For such a simplistic scene, even on your box, that's reeeeal slow.

Anyway there's never enough raytraced IOTDs ;)

 
tetsifly

March 11, 2005, 11:15 AM

El Pinto Grande wrote: At 640x480 that's about 300k primaries and with one light, say, 300k shadow rays; or around 500Kray/s. For such a simplistic scene, even on your box, that's reeeeal slow.

He did say he didn't have any optimisations. :-|

Very nice images though! I especially like the sphere with the bubbles inside. If you are thinking about optimising your ray tracer, first port of call should be an octree. It speeds things up by about 20 times even for small models, and the more objects you include in your scene, the better it performs. Keep up the good work!

 
El Pinto Grande

March 11, 2005, 11:32 AM

tetsifly wrote: He did say he didn't have any optimisations. :-| Very nice images though! I especially like the sphere with the bubbles inside. If you are thinking about optimising your ray tracer, first port of call should be an octree. It speeds things up by about 20 times even for small models, and the more objects you include in your scene, the better it performs. Keep up the good work!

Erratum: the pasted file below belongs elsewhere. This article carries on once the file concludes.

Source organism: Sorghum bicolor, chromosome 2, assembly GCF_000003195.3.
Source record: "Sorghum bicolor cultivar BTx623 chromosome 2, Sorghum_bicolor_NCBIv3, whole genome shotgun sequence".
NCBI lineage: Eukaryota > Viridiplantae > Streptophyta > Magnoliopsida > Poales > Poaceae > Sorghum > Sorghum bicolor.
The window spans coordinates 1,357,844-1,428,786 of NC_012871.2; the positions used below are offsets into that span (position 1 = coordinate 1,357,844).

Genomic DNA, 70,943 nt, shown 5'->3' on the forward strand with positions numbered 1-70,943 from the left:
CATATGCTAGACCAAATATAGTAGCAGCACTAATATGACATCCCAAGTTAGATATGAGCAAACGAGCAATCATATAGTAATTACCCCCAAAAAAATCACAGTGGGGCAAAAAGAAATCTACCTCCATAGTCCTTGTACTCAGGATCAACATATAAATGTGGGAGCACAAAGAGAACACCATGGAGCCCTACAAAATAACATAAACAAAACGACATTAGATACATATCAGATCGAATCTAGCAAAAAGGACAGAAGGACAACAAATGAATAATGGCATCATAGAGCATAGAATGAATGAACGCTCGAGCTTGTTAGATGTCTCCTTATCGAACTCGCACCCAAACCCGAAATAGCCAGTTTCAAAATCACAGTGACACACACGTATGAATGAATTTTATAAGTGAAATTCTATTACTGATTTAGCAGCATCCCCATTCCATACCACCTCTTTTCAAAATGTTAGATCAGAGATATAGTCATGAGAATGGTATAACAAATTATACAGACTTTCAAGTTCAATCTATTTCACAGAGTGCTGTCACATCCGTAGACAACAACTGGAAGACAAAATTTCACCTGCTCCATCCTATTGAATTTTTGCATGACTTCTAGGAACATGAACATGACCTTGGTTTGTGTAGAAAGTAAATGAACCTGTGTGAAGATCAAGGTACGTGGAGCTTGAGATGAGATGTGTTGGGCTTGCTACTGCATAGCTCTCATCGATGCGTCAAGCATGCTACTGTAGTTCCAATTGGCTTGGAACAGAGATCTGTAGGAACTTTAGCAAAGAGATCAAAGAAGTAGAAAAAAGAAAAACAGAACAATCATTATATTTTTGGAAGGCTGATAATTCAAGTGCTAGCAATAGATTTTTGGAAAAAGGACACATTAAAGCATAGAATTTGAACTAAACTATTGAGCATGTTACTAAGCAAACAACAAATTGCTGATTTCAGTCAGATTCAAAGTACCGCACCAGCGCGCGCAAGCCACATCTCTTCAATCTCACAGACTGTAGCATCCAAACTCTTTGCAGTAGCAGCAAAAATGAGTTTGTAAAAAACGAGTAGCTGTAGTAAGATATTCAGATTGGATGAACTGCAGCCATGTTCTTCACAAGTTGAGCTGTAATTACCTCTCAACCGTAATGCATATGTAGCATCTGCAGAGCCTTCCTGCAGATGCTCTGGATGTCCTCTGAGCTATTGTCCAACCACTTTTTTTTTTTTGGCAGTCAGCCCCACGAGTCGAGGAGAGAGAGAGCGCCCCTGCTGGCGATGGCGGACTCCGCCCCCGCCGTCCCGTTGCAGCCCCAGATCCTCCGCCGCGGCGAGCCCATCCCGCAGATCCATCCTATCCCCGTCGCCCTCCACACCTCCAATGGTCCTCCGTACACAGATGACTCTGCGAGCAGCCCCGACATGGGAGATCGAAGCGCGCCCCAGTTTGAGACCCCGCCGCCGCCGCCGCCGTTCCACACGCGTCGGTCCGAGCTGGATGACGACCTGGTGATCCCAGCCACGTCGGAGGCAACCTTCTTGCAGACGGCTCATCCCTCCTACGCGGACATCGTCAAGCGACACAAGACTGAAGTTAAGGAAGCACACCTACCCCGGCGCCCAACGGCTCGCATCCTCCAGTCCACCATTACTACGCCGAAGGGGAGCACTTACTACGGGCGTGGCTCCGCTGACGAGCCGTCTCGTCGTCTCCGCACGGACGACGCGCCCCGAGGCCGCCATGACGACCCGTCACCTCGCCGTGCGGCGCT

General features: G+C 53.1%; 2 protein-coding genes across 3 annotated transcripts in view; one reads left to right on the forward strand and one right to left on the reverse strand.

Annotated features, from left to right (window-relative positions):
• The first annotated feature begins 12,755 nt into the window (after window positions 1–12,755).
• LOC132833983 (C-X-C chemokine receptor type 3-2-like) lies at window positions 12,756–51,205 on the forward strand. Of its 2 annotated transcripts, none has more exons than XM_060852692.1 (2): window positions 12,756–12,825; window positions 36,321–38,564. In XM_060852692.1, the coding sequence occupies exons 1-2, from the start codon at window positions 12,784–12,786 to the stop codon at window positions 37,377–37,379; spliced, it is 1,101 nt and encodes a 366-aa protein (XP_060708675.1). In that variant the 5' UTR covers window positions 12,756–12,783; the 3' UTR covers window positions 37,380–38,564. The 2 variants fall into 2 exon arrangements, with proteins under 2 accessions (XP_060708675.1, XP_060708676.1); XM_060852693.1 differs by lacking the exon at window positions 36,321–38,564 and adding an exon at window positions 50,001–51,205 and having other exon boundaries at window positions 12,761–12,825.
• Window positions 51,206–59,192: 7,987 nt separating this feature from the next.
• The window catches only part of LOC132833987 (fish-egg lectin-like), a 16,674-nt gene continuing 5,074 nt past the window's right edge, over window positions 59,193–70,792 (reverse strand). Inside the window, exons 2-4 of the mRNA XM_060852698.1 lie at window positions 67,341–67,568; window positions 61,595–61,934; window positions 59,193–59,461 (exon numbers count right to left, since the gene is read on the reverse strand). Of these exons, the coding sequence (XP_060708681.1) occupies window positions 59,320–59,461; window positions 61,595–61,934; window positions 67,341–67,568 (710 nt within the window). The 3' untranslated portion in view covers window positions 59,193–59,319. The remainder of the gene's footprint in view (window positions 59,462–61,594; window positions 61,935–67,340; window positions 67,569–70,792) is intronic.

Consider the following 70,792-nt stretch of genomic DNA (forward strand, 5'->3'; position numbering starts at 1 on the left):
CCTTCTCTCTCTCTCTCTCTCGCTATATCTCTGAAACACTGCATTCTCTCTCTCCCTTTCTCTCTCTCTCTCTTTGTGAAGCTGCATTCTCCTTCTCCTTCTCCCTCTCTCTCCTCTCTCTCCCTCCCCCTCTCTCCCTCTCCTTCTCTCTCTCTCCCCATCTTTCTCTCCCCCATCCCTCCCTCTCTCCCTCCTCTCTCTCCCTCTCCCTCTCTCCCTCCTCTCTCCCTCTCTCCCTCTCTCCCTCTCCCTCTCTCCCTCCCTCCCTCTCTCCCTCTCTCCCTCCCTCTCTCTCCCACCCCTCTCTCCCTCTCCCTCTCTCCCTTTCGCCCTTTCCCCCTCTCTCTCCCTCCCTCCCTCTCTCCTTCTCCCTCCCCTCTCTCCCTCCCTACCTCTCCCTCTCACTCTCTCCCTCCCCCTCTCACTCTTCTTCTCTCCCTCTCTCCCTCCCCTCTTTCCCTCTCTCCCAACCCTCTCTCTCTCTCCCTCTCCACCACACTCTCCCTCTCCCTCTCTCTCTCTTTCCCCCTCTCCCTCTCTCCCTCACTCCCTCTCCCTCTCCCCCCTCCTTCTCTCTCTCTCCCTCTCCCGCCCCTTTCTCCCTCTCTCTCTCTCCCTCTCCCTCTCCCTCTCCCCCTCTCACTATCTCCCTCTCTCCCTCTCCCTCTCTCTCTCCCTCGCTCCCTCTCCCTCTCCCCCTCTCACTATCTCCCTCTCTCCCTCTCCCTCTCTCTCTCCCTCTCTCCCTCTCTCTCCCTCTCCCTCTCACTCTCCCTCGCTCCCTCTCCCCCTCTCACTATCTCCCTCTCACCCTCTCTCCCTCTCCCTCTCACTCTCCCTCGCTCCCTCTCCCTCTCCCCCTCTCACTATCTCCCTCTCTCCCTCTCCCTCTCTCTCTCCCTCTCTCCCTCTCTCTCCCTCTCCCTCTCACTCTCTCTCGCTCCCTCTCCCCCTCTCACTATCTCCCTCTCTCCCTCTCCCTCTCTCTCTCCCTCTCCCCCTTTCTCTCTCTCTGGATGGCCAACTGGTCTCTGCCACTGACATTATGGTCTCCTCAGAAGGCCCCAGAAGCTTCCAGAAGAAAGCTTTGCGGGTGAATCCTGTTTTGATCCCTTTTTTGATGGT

I think that one has crossed the line between non-optimized and slow like molasse.

And for such scenes, any spatial partionning would be a hinderance; not that it matters at that point :)

 
Trenki

March 11, 2005, 02:50 PM

El Pinto Grande wrote: At 640x480 that's about 300k primaries and with one light, say, 300k shadow rays; or around 500Kray/s. For such a simplistic scene, even on your box, that's reeeeal slow.


In this particular scene there are actually no shadow rays, though, it is a quite a complex scene.

All of the white tiles on the floor are reflective and therefore a reflection ray is recursively raytraced. The sphere is reflective and refractive so two rays are generated from which one enters the sphere and when it exits another refracted ray is generated. Behind the refractive sphere there is located a completely reflective sphere which reflects the rays back onto the sphere, so another set of refraction and reflection rays is generated. Then there is also the sphere on the right which reflects the refractive sphere.